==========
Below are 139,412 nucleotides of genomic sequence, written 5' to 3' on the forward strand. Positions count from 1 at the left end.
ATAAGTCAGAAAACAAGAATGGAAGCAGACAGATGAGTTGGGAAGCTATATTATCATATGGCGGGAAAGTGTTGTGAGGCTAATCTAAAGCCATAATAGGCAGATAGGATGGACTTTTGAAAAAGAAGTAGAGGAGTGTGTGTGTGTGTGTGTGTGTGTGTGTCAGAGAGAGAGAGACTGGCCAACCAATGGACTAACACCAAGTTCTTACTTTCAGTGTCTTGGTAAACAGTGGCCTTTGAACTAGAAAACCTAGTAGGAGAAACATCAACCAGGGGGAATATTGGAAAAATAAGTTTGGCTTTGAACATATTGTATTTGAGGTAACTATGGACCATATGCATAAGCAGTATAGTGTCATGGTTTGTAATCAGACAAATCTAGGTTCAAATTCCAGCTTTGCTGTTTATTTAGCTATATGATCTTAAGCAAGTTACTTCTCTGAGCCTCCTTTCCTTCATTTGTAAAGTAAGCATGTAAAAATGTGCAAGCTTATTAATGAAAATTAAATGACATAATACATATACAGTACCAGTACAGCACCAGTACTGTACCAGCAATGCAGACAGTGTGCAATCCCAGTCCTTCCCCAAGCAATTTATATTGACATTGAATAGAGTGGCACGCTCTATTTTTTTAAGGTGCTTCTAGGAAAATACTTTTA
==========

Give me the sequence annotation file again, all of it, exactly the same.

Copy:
Below are 139,412 nucleotides of genomic sequence, written 5' to 3' on the forward strand. Positions count from 1 at the left end.
ATAAGTCAGAAAACAAGAATGGAAGCAGACAGATGAGTTGGGAAGCTATATTATCATATGGCGGGAAAGTGTTGTGAGGCTAATCTAAAGCCATAATAGGCAGATAGGATGGACTTTTGAAAAAGAAGTAGAGGAGTGTGTGTGTGTGTGTGTGTGTGTGTGTCAGAGAGAGAGAGACTGGCCAACCAATGGACTAACACCAAGTTCTTACTTTCAGTGTCTTGGTAAACAGTGGCCTTTGAACTAGAAAACCTAGTAGGAGAAACATCAACCAGGGGGAATATTGGAAAAATAAGTTTGGCTTTGAACATATTGTATTTGAGGTAACTATGGACCATATGCATAAGCAGTATAGTGTCATGGTTTGTAATCAGACAAATCTAGGTTCAAATTCCAGCTTTGCTGTTTATTTAGCTATATGATCTTAAGCAAGTTACTTCTCTGAGCCTCCTTTCCTTCATTTGTAAAGTAAGCATGTAAAAATGTGCAAGCTTATTAATGAAAATTAAATGACATAATACATATACAGTACCAGTACAGCACCAGTACTGTACCAGCAATGCAGACAGTGTGCAATCCCAGTCCTTCCCCAAGCAATTTATATTGACATTGAATAGAGTGGCACGCTCTATTTTTTTAAGGTGCTTCTAGGAAAATACTTTTA